Canada’s Paralympic sledge hockey players have heard the call for triple hockey gold in Sochi.
It’s their turn now.
The Canadian women’s and men’s squads recently earned gold medals at the Sochi Winter Olympics, and the sledge team aims to follow suit as the Paralympics open this weekend – its players blazing across the same Russian ice on sleds at some 40 kilometres an hour, playing a highly physical, full-contact version of hockey.
A team with lofty expectations inexplicably left the 2010 Vancouver Paralympics empty-handed, and while that memory still stings, much has changed for the squad since.
Several players retired after 2010, and new talent emerged. The team headed for Sochi is much younger, deeper and more athletic.
Its newcomers include a soldier who lost his leg in Afghanistan, an elite motocross athlete injured in a dirt bike accident and a promising junior hockey prospect who got on the sled after cancer claimed his leg.
Never have all three Hockey Canada teams won gold in the same Olympic/Paralympic year.
The nation’s sledge hockey teams have made the podium three times since the sport debuted in 1994 (bronze in ’94, silver in ’98 and gold in 2006). But after Canada’s men and women took hockey Olympic gold in Vancouver, the sledge team stumbled, losing a stunner to Japan in the Paralympic semi-finals, then another to Norway in the bronze-medal game.
“A lot of things in our game plan now weren’t there in Vancouver,” team captain Greg Westlake said. “We can roll our lines more than we did in Vancouver, and play a more upbeat, aggressive style.
“We’re deeper and we’ll be aggressive, take a lot of shots and be very in-your-face. We have a lot of big guys and we think we’ll tire out defences as they try to move us.”
Just eight of the 17 players on the squad were on the 2010 Paralympic team.
Forward Kevin Rempel is making his Paralympic debut. The former freestyle motocross athlete has suffered a lifetime of pain.
In 2002, during a hunting trip, he watched his father fall from a tree stand. Left paraplegic, his dad pleaded with Rempel to stop dirt bike racing for fear he, too, would be injured.
In 2006, while performing in a dirt bike showcase, a jump went terribly wrong and Rempel, then 23, fell more than 20 metres, shattering his back. He, too, was paralyzed.
His father wallowed in the sorrow of his own injury and committed suicide.
Rempel threw himself into rehabilitation. He had broken bones before and always recovered, convincing himself an injured spine would be no different. A year of intensive physiotherapy had his legs moving again, walking again, although with muscle atrophy. He could ride again, too.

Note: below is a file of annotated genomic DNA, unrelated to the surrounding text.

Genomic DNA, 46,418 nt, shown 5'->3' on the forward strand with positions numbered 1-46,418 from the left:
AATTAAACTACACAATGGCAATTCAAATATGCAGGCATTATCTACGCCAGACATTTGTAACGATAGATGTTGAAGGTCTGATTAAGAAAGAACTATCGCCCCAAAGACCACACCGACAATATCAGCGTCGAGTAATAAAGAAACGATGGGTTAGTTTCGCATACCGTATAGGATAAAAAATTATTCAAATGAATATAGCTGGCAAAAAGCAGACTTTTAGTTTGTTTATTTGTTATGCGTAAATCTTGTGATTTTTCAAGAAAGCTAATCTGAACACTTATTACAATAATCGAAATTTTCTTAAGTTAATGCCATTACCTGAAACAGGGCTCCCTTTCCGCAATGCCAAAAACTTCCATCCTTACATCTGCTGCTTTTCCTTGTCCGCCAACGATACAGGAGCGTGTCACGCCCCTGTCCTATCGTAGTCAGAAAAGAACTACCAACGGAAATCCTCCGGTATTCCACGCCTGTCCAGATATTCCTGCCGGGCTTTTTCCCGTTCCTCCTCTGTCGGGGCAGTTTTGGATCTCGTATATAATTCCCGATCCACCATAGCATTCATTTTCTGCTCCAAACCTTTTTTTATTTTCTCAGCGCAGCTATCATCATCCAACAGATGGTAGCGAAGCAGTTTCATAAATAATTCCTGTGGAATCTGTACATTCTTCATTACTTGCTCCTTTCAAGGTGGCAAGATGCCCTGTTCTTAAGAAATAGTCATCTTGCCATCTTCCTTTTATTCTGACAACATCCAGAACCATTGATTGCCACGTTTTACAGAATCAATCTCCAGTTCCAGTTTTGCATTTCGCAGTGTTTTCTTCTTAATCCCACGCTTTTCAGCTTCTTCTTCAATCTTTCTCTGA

He tried sledge hockey in 2008, and set the national team as his goal. The athletic six-foot, 200-pounder is one of the best traffic-creators on the 2014 squad.
“All the things I wanted to do in my life in dirt biking, I’m getting to live now through sledge hockey, on a greater scale than I could have imagined,” said the native of Vineland, Ont. “I’ve played internationally, but we typically play in pretty empty arenas with very little coverage, but the Paralympics is going to be the experience of a lifetime.”
Another impact newcomer is 19-year-old Tyler McGregor of Forest, Ont., a former Triple-A hockey player who lost his leg to cancer.
The team has also added physical forward Dominic Larocque, a corporal who was serving in Afghanistan, when his truck drove over an explosive in 2007. He had to have his leg amputated above the knee. Later, the strapping athlete from Quebec City gave sledge hockey a try, and excelled quickly.
Before leaving for Sochi, Russia, the Canadians spent a few days team-building in Alberta, cooking pot-luck meals in cabins in Canmore, and playing outdoor hockey among the majestic mountains of Lake Louise.
Canada won gold at the 2013 Four Nations tournament and the world sledge hockey challenge, and is a top contender along with Russia and the United States. The Canadians begin the tournament Saturday against Sweden. The gold-medal game is March 15.
“We’re right in line with Hockey Canada’s goal, which is gold every year, and that can be an exhausting quest, but people around us expect success, and that makes us better athletes,” Westlake said. “This is our Stanley Cup, our gold medal, our everything.”